My photography trip to canada – travel photography guide to canadian paradise.

writen by symaa navy

Canada is a country in the northern part of North America. Its ten provinces and three territories extend from the Atlantic to the Pacific and northward into the Arctic Ocean, covering 9.98 million square kilometres, making it the world’s second-largest country by total area..

All these places am to mention below ,were my best places if not always will during my visit to this beautiful country. b,

Notre-Dame Basilica de Montreal, Quebec

No matter how many times you’ve ascended cobblestoned Place D’Armes to see this Gothic Revival masterpiece come into view, its massive arches, splendid bell towers, and striking stonework still astound.

There are a lot of great buildings in Montreal but Basilique Notre Dame is the most impressive. I wanted to get a photo with me in it but I am tiny compared to the amazing building. Did you even notice me in the bottom right?

Outer Battery Village, St. John’s, Newfoundland

Sunny yellow, cherry red, turquoise blue—St. Johns’ pop-art-colored houses, collectively known as Jellybean Row, look especially awe-inspiring clustered in the cliffs of this atmosphere-drenched coastal neighborhood just outside downtown.

Bay of Fundy, New Brunswick

A stunning coastline and gorgeous cliffs make the Bay of Fundy one of the world’s great natural sites, and its spectacular tides—the world’s highest, it’s said—add an element of painterly beauty.

Toronto Island, Ontario

Accessible by ferry, the island itself feels like a haven from frenzied downtown. But it’s the view of Toronto that’s a main attraction; the island’s unobstructed skyline vistas, framed by Lake Ontario, make the city look like a 21st-century Oz.

Baffin Island, Nunavut

“Otherworldly” isn’t a cliché here: Encircled by five bodies of water, and often sheathed in ice, Canada’s largest island offers nearly lunar Arctic landscapes of jagged peaks, stark fjords, and crystalline lakes that thaw for just a few weeks each year.

Grasslands National Park, Saskatchewan

Dinosaurs once roamed here; these days, at one of Canada’s most remote and unspoiled national parks, you can pitch a tent among million-year-old red clay hoodoos—tall, thin rock spires—and watch swirling sunsets bathe the prairie in color as coyotes howl in the distance.

Meat Cove, Nova Scotia

This tiny fishing community at Cape Breton’s northern tip boasts unrivaled ocean views, regal mountain panoramas, almost surreal sunsets—and what’s rumored to be Canada’s best fish ‘n’ chips at the local chowder hut.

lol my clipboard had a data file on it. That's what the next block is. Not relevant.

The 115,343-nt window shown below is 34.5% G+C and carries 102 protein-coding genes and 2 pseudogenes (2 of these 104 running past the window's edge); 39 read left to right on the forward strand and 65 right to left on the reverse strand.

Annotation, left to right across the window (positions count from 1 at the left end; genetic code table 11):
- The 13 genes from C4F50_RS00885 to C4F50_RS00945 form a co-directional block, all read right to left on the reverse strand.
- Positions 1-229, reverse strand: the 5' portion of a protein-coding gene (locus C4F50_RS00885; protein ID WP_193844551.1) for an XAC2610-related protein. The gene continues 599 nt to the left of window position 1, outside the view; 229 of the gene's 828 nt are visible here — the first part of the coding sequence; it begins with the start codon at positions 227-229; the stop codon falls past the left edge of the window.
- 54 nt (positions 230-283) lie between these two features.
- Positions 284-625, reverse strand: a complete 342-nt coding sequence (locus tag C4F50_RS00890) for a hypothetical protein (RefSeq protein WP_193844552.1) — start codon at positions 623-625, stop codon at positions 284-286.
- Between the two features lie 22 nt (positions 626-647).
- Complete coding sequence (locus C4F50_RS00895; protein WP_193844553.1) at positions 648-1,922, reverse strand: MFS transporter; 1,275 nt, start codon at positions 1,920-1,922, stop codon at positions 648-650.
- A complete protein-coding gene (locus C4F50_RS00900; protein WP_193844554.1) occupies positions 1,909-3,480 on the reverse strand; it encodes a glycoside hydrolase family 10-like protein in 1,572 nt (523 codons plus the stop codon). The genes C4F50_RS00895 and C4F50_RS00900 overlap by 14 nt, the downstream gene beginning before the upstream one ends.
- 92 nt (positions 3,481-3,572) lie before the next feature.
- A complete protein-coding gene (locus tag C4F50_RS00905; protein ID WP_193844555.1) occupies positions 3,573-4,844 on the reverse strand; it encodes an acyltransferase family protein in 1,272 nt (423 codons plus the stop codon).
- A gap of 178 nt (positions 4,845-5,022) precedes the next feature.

Esplanade Riel footbridge, Winnipeg, Manitoba

This brilliantly designed bridge across the Red River—its cables swirling from a single pylon—is a wonder on its own, and it’s nearly rivaled by sunset-washed views of Antoine Predock’s swooping, glass-paneled Canadian Museum for Human Rights on the river’s west bank.

Percé Rock, Gulf of St. Lawrence, Quebec

This 1420-foot limestone colossus is one of the world’s largest natural arches. Looming in the middle of the pristine Gulf of St. Lawrence, it’s a spectacular sight. A 75-minute boat ride from the village of Perce will take you there.

Château Frontenac, Quebec City, Quebec

There’s a reason this fairytale-castle property holds the Guinness record as the world’s most photographed hotel. At night, when it glitters from atop a hill, it’s one of the most stunning sights in a city full of them.

Sulphur Mountain, Banff National Park, Alberta

The payoff for an eight-minute gondola ride up Banff’s Sulphur Mountain is 360-degree views of six Canadian Rockies mountain ranges. Not bad, eh?

University of Toronto, Hoskin Avenue walk, Ontario

A ten-minute walk through this tree-lined slice of U of T’s downtown campus offers treasures like Hart House, an exquisite Beaux-Arts Gothic Revival confection, and Soldiers’ Tower, a monument to students lost in WWI.

Point Prim Lighthouse, Prince Edward Island

Canada’s oldest lighthouse—and one of the country’s few round lighthouses—Point Prim occupies a prime perch at the end of a peninsula whose breathtaking views of the Northumberland Strait and Hillsborough Bay make it worth the trek.

The Grotto at Bruce Peninsula National Park, Ontario

It could be Capri or Croatia, but this astonishing shoreline cave, carved by millennia of waves from Lake Huron, is just down from the tip of Bruce Peninsula in Southern Ontario.

Stanley Park, British Columbia

It’s right downtown, but with its shoreline walks, natural rainforest, and forest trails, Stanley Park feels distinctly pastoral. Striking First Nations totem poles throughout the park add blazes of color.

Lester Beach, Manitoba

Manitoba’s not often ranked among the world’s top beach destinations, but it should be: Lake Winnipeg is one of the planet’s largest freshwater bodies, and Lester Beach’s pristine white sands can compete with Hawaii or the Caribbean.

Torngat Mountains National Park, Labrador

Named for the Inuktitut word for “place of spirits,” the Torngat Mountains are the highest in mainland Canada east of the Rockies; the rugged peaks slope into a breathtakingly wild coastline.

Montmorency Falls, Quebec

Niagara gets all the glory, but Montmorency Falls—about seven miles from Quebec City—is actually 99 feet higher, and it’s magnificent to behold.

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